Under tight security Turkish President, Recep Tayyip Erdogan, Sunday launched development projects sponsored by his government including an airport terminal in the Somali capital, Mogadishu.
Hundreds of soldiers were deployed across Mogadishu where Somali Islamist extremists have carried out terror attacks targeting Turkish interests. Erdogan, on his second visit to Somalia, was accompanied by his wife, daughter and ministers. Erdogan opened a new Turkish-built terminal for the Mogadishu airport.
Somali President Hassan Sheikh Mohamud lauded Turkey for investing in Somalia despite challenges, including insecurity, caused by decades of turmoil currently from an Islamist extremist insurgency by al-Shabab, which is allied to al-Qaida. Two days ago three people died when an al-Shabab suicide car bomber detonated explosives at a hotel where the Turkish president’s advance party was staying. No Turks were injured in that incident.
African Union troops, who are bolstering Somalia’s weak government against al-Shabab’s insurgency, blamed the attack at the hotel on al-Shabab.
Somalia: UN, international partners call for resolution of country’s political crisis
The United Nations and its international partners today voiced concern over delays in the resolution of Somalia’s long-standing political crisis and in the implementation of a stability-building mechanism as they called on the Horn of Africa nation’s President, Prime Minister and Federal Parliament ‘to unite for the greater good of the country.’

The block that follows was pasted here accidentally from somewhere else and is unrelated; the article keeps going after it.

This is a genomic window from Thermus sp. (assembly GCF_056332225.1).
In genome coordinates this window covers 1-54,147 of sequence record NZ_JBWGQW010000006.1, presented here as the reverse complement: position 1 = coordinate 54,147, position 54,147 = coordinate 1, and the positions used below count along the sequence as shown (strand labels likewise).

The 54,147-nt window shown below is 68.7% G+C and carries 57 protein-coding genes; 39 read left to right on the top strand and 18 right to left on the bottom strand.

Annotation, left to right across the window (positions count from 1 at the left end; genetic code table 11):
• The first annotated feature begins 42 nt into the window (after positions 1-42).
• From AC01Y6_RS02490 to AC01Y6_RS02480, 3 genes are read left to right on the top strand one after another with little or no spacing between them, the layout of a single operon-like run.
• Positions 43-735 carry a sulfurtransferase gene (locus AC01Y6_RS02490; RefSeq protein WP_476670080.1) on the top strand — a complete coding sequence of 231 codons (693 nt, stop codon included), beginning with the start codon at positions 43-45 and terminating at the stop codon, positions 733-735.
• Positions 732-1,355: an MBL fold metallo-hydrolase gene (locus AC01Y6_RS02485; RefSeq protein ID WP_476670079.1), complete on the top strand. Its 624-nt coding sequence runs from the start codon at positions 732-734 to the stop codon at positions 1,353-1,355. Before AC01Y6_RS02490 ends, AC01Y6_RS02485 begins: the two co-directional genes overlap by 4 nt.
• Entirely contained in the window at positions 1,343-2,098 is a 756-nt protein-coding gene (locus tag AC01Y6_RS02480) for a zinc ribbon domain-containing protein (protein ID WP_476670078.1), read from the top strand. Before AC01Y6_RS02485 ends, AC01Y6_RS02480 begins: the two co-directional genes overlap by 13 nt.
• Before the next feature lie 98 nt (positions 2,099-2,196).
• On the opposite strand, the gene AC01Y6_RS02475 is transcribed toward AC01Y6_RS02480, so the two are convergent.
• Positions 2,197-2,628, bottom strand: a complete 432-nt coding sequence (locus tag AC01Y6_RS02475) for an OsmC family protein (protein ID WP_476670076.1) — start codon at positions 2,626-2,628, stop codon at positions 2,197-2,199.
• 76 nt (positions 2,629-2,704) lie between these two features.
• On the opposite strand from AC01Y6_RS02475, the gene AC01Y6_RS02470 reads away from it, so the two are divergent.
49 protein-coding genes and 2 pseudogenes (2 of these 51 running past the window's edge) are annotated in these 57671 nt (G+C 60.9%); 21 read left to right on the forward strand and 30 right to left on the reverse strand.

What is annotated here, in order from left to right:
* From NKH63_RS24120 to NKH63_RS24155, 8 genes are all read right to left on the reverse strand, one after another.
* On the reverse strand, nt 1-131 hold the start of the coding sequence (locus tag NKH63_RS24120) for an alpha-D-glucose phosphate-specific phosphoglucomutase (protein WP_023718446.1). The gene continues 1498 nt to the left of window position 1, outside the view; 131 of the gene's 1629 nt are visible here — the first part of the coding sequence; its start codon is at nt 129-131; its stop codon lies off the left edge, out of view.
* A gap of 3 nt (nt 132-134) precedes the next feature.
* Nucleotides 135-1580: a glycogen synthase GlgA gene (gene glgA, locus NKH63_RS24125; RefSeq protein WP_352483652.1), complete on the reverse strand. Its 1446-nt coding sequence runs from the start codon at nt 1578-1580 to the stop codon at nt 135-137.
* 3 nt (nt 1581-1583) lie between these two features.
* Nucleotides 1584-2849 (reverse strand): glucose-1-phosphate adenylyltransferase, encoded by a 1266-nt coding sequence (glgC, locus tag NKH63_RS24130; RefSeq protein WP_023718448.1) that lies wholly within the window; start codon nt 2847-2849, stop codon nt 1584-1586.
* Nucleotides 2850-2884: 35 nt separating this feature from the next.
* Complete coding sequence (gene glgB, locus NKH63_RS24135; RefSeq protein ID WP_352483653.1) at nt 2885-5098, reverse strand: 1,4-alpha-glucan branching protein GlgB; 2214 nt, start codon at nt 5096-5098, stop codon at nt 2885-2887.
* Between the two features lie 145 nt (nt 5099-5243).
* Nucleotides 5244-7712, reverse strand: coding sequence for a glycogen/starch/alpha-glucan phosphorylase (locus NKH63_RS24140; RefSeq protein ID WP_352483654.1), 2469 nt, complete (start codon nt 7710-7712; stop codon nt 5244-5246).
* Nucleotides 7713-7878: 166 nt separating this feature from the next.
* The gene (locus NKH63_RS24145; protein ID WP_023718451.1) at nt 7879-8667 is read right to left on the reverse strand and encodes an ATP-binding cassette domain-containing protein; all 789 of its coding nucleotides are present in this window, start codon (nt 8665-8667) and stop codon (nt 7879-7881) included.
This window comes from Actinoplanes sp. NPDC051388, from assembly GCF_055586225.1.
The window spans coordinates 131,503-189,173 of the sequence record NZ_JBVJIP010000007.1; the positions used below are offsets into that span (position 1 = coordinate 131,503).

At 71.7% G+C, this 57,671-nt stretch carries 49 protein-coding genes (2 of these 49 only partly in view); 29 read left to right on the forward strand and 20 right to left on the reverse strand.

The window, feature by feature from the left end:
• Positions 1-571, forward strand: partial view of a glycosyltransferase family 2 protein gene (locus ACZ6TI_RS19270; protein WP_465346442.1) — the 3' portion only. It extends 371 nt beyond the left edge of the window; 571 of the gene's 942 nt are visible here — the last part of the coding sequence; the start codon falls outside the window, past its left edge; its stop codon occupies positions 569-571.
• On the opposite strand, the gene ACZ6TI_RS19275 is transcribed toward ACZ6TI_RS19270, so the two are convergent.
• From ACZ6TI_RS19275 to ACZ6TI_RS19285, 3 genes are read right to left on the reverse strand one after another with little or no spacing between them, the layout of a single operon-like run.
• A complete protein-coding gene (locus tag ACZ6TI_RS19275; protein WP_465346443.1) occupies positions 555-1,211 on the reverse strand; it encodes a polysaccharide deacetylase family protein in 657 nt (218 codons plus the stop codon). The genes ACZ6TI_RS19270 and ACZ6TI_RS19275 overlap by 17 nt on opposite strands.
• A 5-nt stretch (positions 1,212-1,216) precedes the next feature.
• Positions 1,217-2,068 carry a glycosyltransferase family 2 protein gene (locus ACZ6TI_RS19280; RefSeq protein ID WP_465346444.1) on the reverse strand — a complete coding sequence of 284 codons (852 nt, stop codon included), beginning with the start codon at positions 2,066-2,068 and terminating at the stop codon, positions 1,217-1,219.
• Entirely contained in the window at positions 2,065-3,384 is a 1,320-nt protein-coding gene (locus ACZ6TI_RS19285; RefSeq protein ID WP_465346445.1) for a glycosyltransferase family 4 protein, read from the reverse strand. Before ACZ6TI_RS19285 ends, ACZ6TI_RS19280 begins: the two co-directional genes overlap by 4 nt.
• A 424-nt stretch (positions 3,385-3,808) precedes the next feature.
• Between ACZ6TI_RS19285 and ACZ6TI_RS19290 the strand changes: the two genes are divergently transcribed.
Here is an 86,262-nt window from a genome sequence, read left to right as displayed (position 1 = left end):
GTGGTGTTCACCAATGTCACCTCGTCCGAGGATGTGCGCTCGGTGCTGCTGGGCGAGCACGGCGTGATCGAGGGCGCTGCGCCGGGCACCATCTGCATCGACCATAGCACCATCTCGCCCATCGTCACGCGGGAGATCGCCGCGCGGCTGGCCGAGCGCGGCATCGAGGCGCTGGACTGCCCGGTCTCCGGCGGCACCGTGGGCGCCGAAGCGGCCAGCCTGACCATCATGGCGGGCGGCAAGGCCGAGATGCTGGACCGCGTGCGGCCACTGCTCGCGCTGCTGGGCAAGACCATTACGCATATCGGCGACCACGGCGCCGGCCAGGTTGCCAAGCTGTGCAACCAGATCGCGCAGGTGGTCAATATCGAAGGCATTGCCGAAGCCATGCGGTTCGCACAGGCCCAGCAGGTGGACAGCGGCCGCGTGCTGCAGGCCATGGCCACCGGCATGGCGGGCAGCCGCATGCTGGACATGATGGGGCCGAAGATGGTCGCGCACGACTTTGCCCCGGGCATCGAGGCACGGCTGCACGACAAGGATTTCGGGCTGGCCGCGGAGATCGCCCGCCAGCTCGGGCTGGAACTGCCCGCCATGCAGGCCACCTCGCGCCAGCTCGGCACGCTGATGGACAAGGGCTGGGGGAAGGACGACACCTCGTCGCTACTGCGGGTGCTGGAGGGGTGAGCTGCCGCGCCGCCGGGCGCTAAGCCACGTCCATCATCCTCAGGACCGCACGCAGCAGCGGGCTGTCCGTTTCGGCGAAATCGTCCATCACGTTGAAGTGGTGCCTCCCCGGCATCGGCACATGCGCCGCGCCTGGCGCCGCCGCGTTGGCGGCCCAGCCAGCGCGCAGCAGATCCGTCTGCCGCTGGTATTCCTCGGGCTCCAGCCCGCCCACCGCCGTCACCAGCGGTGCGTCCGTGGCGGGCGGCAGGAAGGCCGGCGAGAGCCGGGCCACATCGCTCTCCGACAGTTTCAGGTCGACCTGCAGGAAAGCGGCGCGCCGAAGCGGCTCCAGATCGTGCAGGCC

In a joint statement issued by the UN, Intergovernmental Authority on Development (IGAD), European Union, African Union Mission in Somalia (AMISOM), the United States and United Kingdom, the partners urged the country to ‘move swiftly’ towards the implementation of ‘Vision 2006’ through a new Cabinet endorsed by Parliament, warning that further delays ‘could jeopardize the progress Somalia has made towards building peace and security.’
“September 2016 remains the constitutional deadline for conducting free and fair elections,” they declared. “All Somali institutions must focus on building consensus and act in the national interest.”
The statement comes as Somalia struggles to emerge from a political crisis ignited when a recent parliamentary vote of ‘no confidence’ resulted in the political ouster of Somalia’s former Prime Minister.
The Somali Parliament dismissed Prime Minister Abdiweli Sheikh Ahmed on 6 December due to reported disputes between Mr. Ahmed and Somali President Hassan Sheikh Mohamud over political appointments. Since then, the Parliament has confirmed Omar Abdirashid Ali Sharmarke as the country’s new Prime Minister but political uncertainty still remains.
In addition, the country has been plagued by political infighting and bursts of extremist violence as the terrorist group, Al-Shabaab, continues to wage an insurgency. Just last month, in the city of Baidoa, a terrorist attack left at least 15 people dead with many more wounded.
Against that backdrop, Raisedon Zenenga, the UN’s newly appointed Deputy Special Representativearrived today in Mogadishu, Somalia’s capital, to assume his duties with UN Assistance Mission in Somalia (UNSOM).
UN News Centre
A suicide car bomber blew himself up at the gate of a hotel that was being used by a delegation of Turkish officials on Thursday in Mogadishu, killing three Somalis, Prime Minister Ahmet Davutoglu of Turkey said. The blast came a day before a visit by Turkey’s president, Recep Tayyip Erdogan. A Somali intelligence official said none of the Turkish delegation’s 70 members had been hurt. Mr. Davutoglu said Mr. Erdogan would go ahead with his visit. There was no immediate claim of responsibility.